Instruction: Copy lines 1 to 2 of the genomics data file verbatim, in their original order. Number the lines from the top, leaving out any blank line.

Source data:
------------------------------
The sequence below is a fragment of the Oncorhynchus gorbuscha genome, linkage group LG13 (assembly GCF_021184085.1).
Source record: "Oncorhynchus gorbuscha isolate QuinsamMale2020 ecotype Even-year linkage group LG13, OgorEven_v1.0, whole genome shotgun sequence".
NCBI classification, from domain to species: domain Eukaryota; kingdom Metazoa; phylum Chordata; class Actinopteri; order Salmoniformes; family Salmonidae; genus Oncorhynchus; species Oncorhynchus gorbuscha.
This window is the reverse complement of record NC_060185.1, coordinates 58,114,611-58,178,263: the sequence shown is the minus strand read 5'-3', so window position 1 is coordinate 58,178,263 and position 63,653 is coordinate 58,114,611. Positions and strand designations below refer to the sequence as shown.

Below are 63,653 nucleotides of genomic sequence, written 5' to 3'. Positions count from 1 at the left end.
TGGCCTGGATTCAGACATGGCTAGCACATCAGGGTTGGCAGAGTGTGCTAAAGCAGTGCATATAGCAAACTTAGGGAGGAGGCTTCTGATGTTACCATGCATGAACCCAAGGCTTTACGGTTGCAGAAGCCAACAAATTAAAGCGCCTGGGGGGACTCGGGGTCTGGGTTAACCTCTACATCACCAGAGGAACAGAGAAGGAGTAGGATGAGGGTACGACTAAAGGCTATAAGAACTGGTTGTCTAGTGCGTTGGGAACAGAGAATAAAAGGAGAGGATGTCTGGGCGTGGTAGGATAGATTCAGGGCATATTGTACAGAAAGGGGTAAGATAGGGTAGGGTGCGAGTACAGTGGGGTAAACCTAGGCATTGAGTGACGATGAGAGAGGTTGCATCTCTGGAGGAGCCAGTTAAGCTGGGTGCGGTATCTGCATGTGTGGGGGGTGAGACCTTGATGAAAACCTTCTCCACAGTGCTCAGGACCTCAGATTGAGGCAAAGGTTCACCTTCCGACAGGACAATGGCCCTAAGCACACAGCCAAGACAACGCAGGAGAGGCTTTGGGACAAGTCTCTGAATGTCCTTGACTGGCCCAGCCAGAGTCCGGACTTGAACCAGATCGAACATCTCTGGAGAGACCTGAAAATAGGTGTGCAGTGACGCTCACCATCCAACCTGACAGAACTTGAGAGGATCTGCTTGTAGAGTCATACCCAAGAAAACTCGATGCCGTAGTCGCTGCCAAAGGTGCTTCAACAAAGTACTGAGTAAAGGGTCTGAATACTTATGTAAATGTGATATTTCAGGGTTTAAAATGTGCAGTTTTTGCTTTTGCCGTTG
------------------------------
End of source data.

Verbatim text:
The sequence below is a fragment of the Oncorhynchus gorbuscha genome, linkage group LG13 (assembly GCF_021184085.1).
Source record: "Oncorhynchus gorbuscha isolate QuinsamMale2020 ecotype Even-year linkage group LG13, OgorEven_v1.0, whole genome shotgun sequence".